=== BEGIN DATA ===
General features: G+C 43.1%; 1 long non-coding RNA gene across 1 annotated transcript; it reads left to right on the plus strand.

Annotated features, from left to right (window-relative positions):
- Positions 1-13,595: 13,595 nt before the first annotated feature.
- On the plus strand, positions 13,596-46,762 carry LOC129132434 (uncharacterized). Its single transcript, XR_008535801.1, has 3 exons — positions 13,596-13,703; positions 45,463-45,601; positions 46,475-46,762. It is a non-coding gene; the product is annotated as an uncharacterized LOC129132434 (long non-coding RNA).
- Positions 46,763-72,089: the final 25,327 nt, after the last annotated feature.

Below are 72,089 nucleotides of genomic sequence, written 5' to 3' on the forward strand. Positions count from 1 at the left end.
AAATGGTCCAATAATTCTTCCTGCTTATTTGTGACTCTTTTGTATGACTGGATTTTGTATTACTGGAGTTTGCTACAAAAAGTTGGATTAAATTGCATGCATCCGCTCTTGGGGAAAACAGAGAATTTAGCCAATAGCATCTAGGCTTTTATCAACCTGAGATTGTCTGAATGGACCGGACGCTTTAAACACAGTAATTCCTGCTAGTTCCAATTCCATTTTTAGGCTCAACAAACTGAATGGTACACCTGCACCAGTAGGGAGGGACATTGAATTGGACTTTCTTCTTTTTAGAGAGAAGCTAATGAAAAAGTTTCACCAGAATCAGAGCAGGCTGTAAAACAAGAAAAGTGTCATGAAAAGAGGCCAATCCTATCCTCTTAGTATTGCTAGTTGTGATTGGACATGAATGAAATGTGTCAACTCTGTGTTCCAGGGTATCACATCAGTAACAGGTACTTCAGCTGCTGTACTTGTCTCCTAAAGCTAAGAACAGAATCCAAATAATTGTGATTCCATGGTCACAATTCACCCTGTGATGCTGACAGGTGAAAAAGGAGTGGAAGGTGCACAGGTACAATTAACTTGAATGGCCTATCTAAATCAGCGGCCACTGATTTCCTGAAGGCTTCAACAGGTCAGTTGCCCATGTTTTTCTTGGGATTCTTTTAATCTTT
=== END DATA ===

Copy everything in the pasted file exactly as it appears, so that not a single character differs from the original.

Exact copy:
General features: G+C 43.1%; 1 long non-coding RNA gene across 1 annotated transcript; it reads left to right on the plus strand.

Annotated features, from left to right (window-relative positions):
- Positions 1-13,595: 13,595 nt before the first annotated feature.
- On the plus strand, positions 13,596-46,762 carry LOC129132434 (uncharacterized). Its single transcript, XR_008535801.1, has 3 exons — positions 13,596-13,703; positions 45,463-45,601; positions 46,475-46,762. It is a non-coding gene; the product is annotated as an uncharacterized LOC129132434 (long non-coding RNA).
- Positions 46,763-72,089: the final 25,327 nt, after the last annotated feature.

Below are 72,089 nucleotides of genomic sequence, written 5' to 3' on the forward strand. Positions count from 1 at the left end.
AAATGGTCCAATAATTCTTCCTGCTTATTTGTGACTCTTTTGTATGACTGGATTTTGTATTACTGGAGTTTGCTACAAAAAGTTGGATTAAATTGCATGCATCCGCTCTTGGGGAAAACAGAGAATTTAGCCAATAGCATCTAGGCTTTTATCAACCTGAGATTGTCTGAATGGACCGGACGCTTTAAACACAGTAATTCCTGCTAGTTCCAATTCCATTTTTAGGCTCAACAAACTGAATGGTACACCTGCACCAGTAGGGAGGGACATTGAATTGGACTTTCTTCTTTTTAGAGAGAAGCTAATGAAAAAGTTTCACCAGAATCAGAGCAGGCTGTAAAACAAGAAAAGTGTCATGAAAAGAGGCCAATCCTATCCTCTTAGTATTGCTAGTTGTGATTGGACATGAATGAAATGTGTCAACTCTGTGTTCCAGGGTATCACATCAGTAACAGGTACTTCAGCTGCTGTACTTGTCTCCTAAAGCTAAGAACAGAATCCAAATAATTGTGATTCCATGGTCACAATTCACCCTGTGATGCTGACAGGTGAAAAAGGAGTGGAAGGTGCACAGGTACAATTAACTTGAATGGCCTATCTAAATCAGCGGCCACTGATTTCCTGAAGGCTTCAACAGGTCAGTTGCCCATGTTTTTCTTGGGATTCTTTTAATCTTT